Tag Archives: aging

Muscle loss and wasting

I encounter dogs in my practice who are experiencing muscle loss and wasting fairly often.

Since owners must submit veterinary records to me for review as part of my intake process as well as update me on any subsequent vet visits, if there’s a diagnosis of chronic illness – such as kidney disease or cancer – then this muscle loss  is understandable and classified as cachexia.

In the absence of a diagnosis of disease, and working with an aging dog, then the muscle loss is classified as sarcopenia.

Muscle loss results in a change of appearance, which owners often notice first around the shoulder blades, top of the head, and around the pelvis.  Muscle wastage can be graded as noted below:

Muscle condition score

Exercise and good nutrition can be interventions with muscle loss.  Chronically ill dogs need a high quality diet that is appropriate for their disease, for example.  And aging dogs do need exercise that is targeted to their needs and abilities.

Owners should always be on the watch for signs of muscle loss – so early interventions that are medical and non-medical can be considered.

Kathleen Crisley, Fear-Free certified professional and specialist in dog massage, rehabilitation and nutrition/food therapy, The Balanced Dog, Christchurch, New Zealand

Advertisements

Inspirations

Another inspirational card shared with me on my recent course…

As you grow older

Remember what is important in life – and enjoy the weekend!

Kathleen Crisley, specialist in dog massage, rehabilitation and nutrition/food therapy, The Balanced Dog, Christchurch, New Zealand

A perspective on time, a precious resource

Time is a precious resource.  We only have so much time in our day – you don’t get any more or any less than anyone else.

I have often said that one of the most important things we have to give our dogs is our time.  Time for play, time for love, time for care…That said, since I often work with sick or elderly dogs in my massage practice, I am also very mindful of how time can get away on us.

Our dogs live at a different time scale than we do.  There are many illustrations of the this  – here’s just one:

dog age chart

With our dogs aging at a faster rate than we do,  we don’t always understand the impact of a delay.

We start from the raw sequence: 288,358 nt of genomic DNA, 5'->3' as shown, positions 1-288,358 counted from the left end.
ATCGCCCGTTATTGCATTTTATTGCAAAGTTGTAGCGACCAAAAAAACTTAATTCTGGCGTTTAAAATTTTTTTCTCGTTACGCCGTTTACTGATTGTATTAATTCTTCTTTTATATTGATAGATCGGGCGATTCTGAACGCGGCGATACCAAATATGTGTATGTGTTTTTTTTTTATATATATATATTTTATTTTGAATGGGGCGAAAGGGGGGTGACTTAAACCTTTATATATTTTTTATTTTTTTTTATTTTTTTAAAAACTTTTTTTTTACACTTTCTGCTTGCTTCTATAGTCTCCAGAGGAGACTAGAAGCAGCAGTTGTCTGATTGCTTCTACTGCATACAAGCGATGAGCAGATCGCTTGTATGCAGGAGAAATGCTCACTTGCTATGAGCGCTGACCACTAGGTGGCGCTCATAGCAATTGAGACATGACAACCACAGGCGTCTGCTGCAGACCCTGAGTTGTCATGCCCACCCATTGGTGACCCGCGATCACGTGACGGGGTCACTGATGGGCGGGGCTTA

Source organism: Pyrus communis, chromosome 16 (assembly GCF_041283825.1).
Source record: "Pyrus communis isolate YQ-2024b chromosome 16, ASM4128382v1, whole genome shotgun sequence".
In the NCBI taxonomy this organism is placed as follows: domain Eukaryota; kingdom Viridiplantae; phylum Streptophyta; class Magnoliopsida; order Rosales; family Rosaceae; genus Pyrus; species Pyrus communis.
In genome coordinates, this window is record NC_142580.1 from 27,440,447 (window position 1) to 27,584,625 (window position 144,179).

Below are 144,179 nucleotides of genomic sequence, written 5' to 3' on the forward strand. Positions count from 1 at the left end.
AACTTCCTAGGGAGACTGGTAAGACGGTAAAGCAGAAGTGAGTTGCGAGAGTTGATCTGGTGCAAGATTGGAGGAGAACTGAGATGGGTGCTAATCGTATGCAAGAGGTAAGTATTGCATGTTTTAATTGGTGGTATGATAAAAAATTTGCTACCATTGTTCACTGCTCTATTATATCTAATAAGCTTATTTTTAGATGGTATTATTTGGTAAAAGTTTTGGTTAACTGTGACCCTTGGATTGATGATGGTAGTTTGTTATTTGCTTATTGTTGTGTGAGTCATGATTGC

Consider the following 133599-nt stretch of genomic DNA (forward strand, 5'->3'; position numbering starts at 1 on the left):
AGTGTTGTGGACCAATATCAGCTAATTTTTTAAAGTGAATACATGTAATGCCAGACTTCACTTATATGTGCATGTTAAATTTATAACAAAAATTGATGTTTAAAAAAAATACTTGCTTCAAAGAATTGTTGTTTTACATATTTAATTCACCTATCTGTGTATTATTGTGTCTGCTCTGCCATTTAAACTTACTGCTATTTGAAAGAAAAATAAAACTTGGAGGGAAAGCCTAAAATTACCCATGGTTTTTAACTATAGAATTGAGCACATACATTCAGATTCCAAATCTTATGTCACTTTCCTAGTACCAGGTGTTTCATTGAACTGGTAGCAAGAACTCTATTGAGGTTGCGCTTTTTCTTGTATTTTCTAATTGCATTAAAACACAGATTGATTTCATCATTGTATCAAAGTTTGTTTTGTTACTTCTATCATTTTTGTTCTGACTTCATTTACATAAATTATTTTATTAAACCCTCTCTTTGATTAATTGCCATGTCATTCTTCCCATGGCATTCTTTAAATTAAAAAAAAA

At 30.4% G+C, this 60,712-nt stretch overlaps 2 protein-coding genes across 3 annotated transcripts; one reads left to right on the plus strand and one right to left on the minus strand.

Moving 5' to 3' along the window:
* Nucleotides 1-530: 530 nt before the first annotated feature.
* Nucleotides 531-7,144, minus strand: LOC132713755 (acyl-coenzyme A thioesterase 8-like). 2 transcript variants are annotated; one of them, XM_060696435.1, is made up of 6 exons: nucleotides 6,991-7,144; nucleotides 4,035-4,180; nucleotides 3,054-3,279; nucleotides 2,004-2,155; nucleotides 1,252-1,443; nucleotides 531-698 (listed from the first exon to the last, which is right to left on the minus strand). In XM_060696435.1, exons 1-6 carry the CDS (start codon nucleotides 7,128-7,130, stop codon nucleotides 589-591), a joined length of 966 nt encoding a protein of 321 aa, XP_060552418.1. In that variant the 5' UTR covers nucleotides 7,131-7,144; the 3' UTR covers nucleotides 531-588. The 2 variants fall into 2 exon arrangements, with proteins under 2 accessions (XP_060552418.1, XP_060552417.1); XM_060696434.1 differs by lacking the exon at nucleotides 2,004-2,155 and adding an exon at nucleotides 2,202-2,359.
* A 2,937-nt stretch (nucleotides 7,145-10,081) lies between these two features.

For example:

I meet many dog owners who come to see me because they have a fear of putting their dog on medications such as those that are used for arthritis.  Let me be clear on this – although I practice natural therapies – I am not against using traditional medications like non-steroidal anti-inflammatory drugs (NSAIDs).  Actually, quite the opposite.

Many dogs benefit from pain relief just like we humans do.

One of the better ways to assess the levels of pain in a dog is to give it a short course of NSAIDs and simply watch for changes in the dog’s behaviour and levels of activity.   If the dog improves, this is often the best indicator we have about the dog’s level of discomfort.

If pain is managed, then we can do even more hands-on work like acupressure, stretching, acupuncture and massage and this often means dosages of the ‘hard drugs’ can be reduced without sacrificing pain management.

In this example, the owner is hesitating to make a decision on using medication – even with the idea that we go into the arrangement knowing the medications will be used for only a short period – perhaps 2-3 weeks.

The dog weighs 25 kg and is 10 years old.

I start working with the dog and suggest a number of times that I believe the dog is in pain or at a minimum – uncomfortable.

The owner takes 2 months to make a decision before agreeing to try some pain relief.

In human years, since the dog is aging at a rate of 6 years to 1 human year at this life stage… 

The owner has waited the equivalent of one human year to make a decision!

 I will ask– if this was your grandma/grandpa/father/mother –  would you allow them to live like this without pain relief?

The answer has always been ‘no.’

We have a duty to care for our dogs which involves acting in their best interests.  They can’t tell us in words how much pain they are in, it’s up to us to figure it out.  And in deciding what to do, we must always be mindful of how precious time is.

Kathleen Crisley, specialist in dog massage, rehabilitation and nutrition/food therapy, The Balanced Dog, Christchurch, New Zealand